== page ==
You could potentially get a refund or compensated for repairs, but only if you document what is wrong and the costs to fix it before anything is done. The dropout picture obviously shows a problem, but only a shop can properly verify in writing othe problems. If you choose not to address issues with the seller that is of course your choice, but be aware you could be looking at some significant expense to get everything in line, and there may be other problems that you have yet to discover.

Last edited by cny-bikeman; 06-25-12 at 08:00 AM.
cny-bikeman is offline  
Old 06-25-12, 07:42 AM
  #19  
Senior Member
 
Join Date: Apr 2009
Location: New Rochelle, NY
Posts: 38,396

Bikes: too many bikes from 1967 10s (5x2)Frejus to a Sumitomo Ti/Chorus aluminum 10s (10x2), plus one non-susp mtn bike I use as my commuter

Mentioned: 138 Post(s)
Tagged: 1 Thread(s)
Quoted: 5628 Post(s)
Liked 2,248 Times in 1,261 Posts
In bikes of that era, with micro adjust horizontal dropouts, less attention was given to perfect dropout fixturing during brazing than is with modern dropouts. After all the builder knew it had the micro adjust screws. So perfect alignment based on fully back in the dropout isn't necessarily an indicator of anything, but it should be fairly close.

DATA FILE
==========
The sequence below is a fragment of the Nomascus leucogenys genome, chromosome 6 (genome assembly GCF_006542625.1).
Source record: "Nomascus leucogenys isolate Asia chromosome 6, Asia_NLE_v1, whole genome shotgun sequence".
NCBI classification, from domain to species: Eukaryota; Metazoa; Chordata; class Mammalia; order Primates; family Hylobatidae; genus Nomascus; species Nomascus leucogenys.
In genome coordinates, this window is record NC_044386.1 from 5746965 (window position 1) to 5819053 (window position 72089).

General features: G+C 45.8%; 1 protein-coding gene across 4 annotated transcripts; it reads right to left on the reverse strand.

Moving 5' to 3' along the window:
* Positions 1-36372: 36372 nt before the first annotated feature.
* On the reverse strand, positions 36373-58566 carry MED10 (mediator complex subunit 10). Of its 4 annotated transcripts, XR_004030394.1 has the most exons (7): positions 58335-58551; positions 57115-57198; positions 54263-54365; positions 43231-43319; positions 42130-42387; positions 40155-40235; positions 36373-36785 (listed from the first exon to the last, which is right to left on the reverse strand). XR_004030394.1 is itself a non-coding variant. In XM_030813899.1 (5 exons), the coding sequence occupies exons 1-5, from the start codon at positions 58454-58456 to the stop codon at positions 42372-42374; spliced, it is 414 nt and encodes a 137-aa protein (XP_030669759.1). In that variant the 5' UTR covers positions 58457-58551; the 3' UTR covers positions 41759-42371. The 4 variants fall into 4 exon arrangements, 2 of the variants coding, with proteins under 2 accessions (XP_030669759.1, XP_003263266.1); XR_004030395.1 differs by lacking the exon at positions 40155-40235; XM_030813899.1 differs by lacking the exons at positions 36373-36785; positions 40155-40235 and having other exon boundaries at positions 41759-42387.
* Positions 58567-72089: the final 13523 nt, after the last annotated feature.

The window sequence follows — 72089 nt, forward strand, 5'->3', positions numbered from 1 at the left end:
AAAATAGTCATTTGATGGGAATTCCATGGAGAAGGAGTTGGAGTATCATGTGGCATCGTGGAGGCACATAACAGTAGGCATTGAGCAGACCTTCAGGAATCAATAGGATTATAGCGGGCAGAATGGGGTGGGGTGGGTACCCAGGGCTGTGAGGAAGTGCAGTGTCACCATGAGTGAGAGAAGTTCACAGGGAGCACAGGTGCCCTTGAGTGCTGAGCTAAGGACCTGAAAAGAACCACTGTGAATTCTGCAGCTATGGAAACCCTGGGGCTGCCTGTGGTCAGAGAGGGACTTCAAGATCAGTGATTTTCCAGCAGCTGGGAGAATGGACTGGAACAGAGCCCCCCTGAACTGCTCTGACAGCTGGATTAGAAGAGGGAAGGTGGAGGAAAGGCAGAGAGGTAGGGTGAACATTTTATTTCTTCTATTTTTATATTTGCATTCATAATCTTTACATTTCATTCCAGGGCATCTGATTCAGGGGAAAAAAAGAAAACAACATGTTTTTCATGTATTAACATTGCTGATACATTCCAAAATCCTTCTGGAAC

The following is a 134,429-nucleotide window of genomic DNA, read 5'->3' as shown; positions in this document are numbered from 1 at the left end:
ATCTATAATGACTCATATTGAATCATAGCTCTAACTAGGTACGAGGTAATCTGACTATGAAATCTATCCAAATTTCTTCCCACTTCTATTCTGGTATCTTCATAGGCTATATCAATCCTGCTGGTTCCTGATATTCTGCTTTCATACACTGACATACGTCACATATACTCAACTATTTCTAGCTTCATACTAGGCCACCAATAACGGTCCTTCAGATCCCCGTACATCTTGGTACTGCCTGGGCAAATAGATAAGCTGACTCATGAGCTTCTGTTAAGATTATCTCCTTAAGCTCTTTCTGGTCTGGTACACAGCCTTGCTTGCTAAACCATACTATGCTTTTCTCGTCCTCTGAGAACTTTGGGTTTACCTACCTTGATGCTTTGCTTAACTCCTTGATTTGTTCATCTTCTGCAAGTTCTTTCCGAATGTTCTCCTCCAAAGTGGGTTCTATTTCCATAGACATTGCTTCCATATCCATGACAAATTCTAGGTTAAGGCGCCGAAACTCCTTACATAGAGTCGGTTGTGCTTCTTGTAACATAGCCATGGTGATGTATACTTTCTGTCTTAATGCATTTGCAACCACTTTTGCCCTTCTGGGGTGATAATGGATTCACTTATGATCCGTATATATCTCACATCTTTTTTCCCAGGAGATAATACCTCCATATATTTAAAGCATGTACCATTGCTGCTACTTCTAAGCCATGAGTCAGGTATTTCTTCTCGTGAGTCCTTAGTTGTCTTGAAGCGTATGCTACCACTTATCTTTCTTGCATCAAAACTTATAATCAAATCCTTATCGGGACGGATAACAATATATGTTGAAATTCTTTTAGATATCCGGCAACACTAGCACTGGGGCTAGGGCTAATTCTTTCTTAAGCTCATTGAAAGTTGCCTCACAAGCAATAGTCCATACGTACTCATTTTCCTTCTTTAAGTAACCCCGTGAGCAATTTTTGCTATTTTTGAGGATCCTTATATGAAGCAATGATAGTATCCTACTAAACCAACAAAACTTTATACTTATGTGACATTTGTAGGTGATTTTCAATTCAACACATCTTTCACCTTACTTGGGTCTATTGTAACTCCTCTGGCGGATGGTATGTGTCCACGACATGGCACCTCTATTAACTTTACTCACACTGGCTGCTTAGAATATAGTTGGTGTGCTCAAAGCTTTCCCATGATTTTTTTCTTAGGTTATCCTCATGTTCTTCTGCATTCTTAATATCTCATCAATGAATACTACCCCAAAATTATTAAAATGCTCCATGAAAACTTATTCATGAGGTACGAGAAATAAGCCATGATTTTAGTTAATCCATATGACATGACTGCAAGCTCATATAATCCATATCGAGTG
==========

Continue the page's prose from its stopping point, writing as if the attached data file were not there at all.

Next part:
The dropout is designed to use with the screws, and needs to have them to work as intended. The reality is that only one side needs to be adjustable, and if you're willing to put up with a bit of inconvenience you can use 3mm screws inserted through the slot end and short enough not to poke through. Adjust trial and error until they're dialed in and the wheel is straight, then you'll never touch them again. If there are problems with the thread on one side, it's OK because only one needs to be adjustable. Devise a stop for the stripped side, and adjust from the opposite.

To give you some perspective, these screws were in use for a few decades. All of us who rode in that era had them, and 90% of us had bent ones because of normal (rough) handling. This could be a pain, and many people stripped the threads trying to remove a damaged screw. One day I decided that since I never moved them anyway, I might as well cut them off flush at the back of the dropout. Later on many others followed suit, and no one ever regretted doing so.